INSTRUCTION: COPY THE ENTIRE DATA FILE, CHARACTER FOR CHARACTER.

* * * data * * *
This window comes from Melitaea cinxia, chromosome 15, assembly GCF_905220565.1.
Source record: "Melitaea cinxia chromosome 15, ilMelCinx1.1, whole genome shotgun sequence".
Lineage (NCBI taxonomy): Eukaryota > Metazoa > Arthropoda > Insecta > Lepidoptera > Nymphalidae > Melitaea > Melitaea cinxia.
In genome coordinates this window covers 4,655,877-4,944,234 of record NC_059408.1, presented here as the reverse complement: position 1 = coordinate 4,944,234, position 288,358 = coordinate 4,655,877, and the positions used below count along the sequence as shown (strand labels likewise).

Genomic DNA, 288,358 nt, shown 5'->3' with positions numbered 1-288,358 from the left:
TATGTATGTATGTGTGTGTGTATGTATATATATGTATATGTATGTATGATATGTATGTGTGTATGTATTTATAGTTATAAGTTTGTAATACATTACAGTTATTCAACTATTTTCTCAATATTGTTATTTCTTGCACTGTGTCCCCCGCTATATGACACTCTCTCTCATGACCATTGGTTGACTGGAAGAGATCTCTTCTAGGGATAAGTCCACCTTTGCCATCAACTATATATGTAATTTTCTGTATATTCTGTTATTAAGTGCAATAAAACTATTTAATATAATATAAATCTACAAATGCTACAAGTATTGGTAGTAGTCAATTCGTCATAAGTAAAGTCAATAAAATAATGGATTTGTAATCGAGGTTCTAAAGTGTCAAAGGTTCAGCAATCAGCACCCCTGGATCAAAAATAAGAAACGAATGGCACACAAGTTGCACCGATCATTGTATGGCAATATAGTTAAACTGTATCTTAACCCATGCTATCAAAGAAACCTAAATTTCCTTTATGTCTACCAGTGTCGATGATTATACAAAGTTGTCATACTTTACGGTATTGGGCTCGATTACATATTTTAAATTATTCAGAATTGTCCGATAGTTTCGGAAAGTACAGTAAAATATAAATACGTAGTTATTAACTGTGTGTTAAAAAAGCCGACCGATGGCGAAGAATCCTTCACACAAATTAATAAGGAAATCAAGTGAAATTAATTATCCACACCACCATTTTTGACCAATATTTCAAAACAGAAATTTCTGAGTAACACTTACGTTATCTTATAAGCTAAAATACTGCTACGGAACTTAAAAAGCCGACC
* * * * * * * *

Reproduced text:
This window comes from Melitaea cinxia, chromosome 15, assembly GCF_905220565.1.
Source record: "Melitaea cinxia chromosome 15, ilMelCinx1.1, whole genome shotgun sequence".
Lineage (NCBI taxonomy): Eukaryota > Metazoa > Arthropoda > Insecta > Lepidoptera > Nymphalidae > Melitaea > Melitaea cinxia.
In genome coordinates this window covers 4,655,877-4,944,234 of record NC_059408.1, presented here as the reverse complement: position 1 = coordinate 4,944,234, position 288,358 = coordinate 4,655,877, and the positions used below count along the sequence as shown (strand labels likewise).

Genomic DNA, 288,358 nt, shown 5'->3' with positions numbered 1-288,358 from the left:
TATGTATGTATGTGTGTGTGTATGTATATATATGTATATGTATGTATGATATGTATGTGTGTATGTATTTATAGTTATAAGTTTGTAATACATTACAGTTATTCAACTATTTTCTCAATATTGTTATTTCTTGCACTGTGTCCCCCGCTATATGACACTCTCTCTCATGACCATTGGTTGACTGGAAGAGATCTCTTCTAGGGATAAGTCCACCTTTGCCATCAACTATATATGTAATTTTCTGTATATTCTGTTATTAAGTGCAATAAAACTATTTAATATAATATAAATCTACAAATGCTACAAGTATTGGTAGTAGTCAATTCGTCATAAGTAAAGTCAATAAAATAATGGATTTGTAATCGAGGTTCTAAAGTGTCAAAGGTTCAGCAATCAGCACCCCTGGATCAAAAATAAGAAACGAATGGCACACAAGTTGCACCGATCATTGTATGGCAATATAGTTAAACTGTATCTTAACCCATGCTATCAAAGAAACCTAAATTTCCTTTATGTCTACCAGTGTCGATGATTATACAAAGTTGTCATACTTTACGGTATTGGGCTCGATTACATATTTTAAATTATTCAGAATTGTCCGATAGTTTCGGAAAGTACAGTAAAATATAAATACGTAGTTATTAACTGTGTGTTAAAAAAGCCGACCGATGGCGAAGAATCCTTCACACAAATTAATAAGGAAATCAAGTGAAATTAATTATCCACACCACCATTTTTGACCAATATTTCAAAACAGAAATTTCTGAGTAACACTTACGTTATCTTATAAGCTAAAATACTGCTACGGAACTTAAAAAGCCGACC